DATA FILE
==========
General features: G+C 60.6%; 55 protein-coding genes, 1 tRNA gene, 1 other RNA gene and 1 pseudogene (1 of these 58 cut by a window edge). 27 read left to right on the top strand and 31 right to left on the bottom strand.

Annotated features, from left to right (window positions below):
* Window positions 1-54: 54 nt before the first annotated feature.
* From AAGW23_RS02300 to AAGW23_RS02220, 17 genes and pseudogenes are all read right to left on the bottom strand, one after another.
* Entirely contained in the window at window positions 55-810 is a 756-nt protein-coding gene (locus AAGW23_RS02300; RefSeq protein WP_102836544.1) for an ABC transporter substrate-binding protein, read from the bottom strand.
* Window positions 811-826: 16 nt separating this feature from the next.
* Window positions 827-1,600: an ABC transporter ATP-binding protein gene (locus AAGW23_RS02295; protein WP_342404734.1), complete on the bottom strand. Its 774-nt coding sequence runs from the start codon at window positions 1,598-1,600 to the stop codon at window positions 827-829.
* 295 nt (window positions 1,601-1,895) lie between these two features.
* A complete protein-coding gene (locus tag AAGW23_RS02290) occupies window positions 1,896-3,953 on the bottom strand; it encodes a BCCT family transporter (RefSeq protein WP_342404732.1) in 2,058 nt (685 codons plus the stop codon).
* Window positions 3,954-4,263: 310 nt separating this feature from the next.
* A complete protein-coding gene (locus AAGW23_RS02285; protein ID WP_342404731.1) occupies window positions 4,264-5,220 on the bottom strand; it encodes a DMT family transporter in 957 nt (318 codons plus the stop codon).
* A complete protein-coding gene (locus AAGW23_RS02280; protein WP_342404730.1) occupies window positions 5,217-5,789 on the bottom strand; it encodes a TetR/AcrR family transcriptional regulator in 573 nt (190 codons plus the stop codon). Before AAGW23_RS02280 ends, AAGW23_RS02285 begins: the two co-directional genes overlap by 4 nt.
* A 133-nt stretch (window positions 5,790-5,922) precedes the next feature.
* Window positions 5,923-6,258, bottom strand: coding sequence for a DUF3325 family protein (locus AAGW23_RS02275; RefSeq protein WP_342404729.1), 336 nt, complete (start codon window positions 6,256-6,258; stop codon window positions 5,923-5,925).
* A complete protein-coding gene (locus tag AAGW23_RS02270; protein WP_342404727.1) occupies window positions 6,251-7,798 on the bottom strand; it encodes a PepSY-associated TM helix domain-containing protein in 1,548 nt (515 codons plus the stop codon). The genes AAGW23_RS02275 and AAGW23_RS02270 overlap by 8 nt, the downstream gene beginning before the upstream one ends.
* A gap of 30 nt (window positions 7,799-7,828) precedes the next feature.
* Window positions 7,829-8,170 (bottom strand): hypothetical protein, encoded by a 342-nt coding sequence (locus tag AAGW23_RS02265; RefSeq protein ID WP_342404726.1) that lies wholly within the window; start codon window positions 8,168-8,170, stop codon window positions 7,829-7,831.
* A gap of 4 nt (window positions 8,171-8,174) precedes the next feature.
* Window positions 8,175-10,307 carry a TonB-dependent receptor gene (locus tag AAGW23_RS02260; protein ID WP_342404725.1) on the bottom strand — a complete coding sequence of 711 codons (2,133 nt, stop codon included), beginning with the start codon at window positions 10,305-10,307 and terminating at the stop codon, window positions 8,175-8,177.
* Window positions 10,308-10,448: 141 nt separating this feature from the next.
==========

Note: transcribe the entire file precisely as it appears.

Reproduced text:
General features: G+C 60.6%; 55 protein-coding genes, 1 tRNA gene, 1 other RNA gene and 1 pseudogene (1 of these 58 cut by a window edge). 27 read left to right on the top strand and 31 right to left on the bottom strand.

Annotated features, from left to right (window positions below):
* Window positions 1-54: 54 nt before the first annotated feature.
* From AAGW23_RS02300 to AAGW23_RS02220, 17 genes and pseudogenes are all read right to left on the bottom strand, one after another.
* Entirely contained in the window at window positions 55-810 is a 756-nt protein-coding gene (locus AAGW23_RS02300; RefSeq protein WP_102836544.1) for an ABC transporter substrate-binding protein, read from the bottom strand.
* Window positions 811-826: 16 nt separating this feature from the next.
* Window positions 827-1,600: an ABC transporter ATP-binding protein gene (locus AAGW23_RS02295; protein WP_342404734.1), complete on the bottom strand. Its 774-nt coding sequence runs from the start codon at window positions 1,598-1,600 to the stop codon at window positions 827-829.
* 295 nt (window positions 1,601-1,895) lie between these two features.
* A complete protein-coding gene (locus tag AAGW23_RS02290) occupies window positions 1,896-3,953 on the bottom strand; it encodes a BCCT family transporter (RefSeq protein WP_342404732.1) in 2,058 nt (685 codons plus the stop codon).
* Window positions 3,954-4,263: 310 nt separating this feature from the next.
* A complete protein-coding gene (locus AAGW23_RS02285; protein ID WP_342404731.1) occupies window positions 4,264-5,220 on the bottom strand; it encodes a DMT family transporter in 957 nt (318 codons plus the stop codon).
* A complete protein-coding gene (locus AAGW23_RS02280; protein WP_342404730.1) occupies window positions 5,217-5,789 on the bottom strand; it encodes a TetR/AcrR family transcriptional regulator in 573 nt (190 codons plus the stop codon). Before AAGW23_RS02280 ends, AAGW23_RS02285 begins: the two co-directional genes overlap by 4 nt.
* A 133-nt stretch (window positions 5,790-5,922) precedes the next feature.
* Window positions 5,923-6,258, bottom strand: coding sequence for a DUF3325 family protein (locus AAGW23_RS02275; RefSeq protein WP_342404729.1), 336 nt, complete (start codon window positions 6,256-6,258; stop codon window positions 5,923-5,925).
* A complete protein-coding gene (locus tag AAGW23_RS02270; protein WP_342404727.1) occupies window positions 6,251-7,798 on the bottom strand; it encodes a PepSY-associated TM helix domain-containing protein in 1,548 nt (515 codons plus the stop codon). The genes AAGW23_RS02275 and AAGW23_RS02270 overlap by 8 nt, the downstream gene beginning before the upstream one ends.
* A gap of 30 nt (window positions 7,799-7,828) precedes the next feature.
* Window positions 7,829-8,170 (bottom strand): hypothetical protein, encoded by a 342-nt coding sequence (locus tag AAGW23_RS02265; RefSeq protein ID WP_342404726.1) that lies wholly within the window; start codon window positions 8,168-8,170, stop codon window positions 7,829-7,831.
* A gap of 4 nt (window positions 8,171-8,174) precedes the next feature.
* Window positions 8,175-10,307 carry a TonB-dependent receptor gene (locus tag AAGW23_RS02260; protein ID WP_342404725.1) on the bottom strand — a complete coding sequence of 711 codons (2,133 nt, stop codon included), beginning with the start codon at window positions 10,305-10,307 and terminating at the stop codon, window positions 8,175-8,177.
* Window positions 10,308-10,448: 141 nt separating this feature from the next.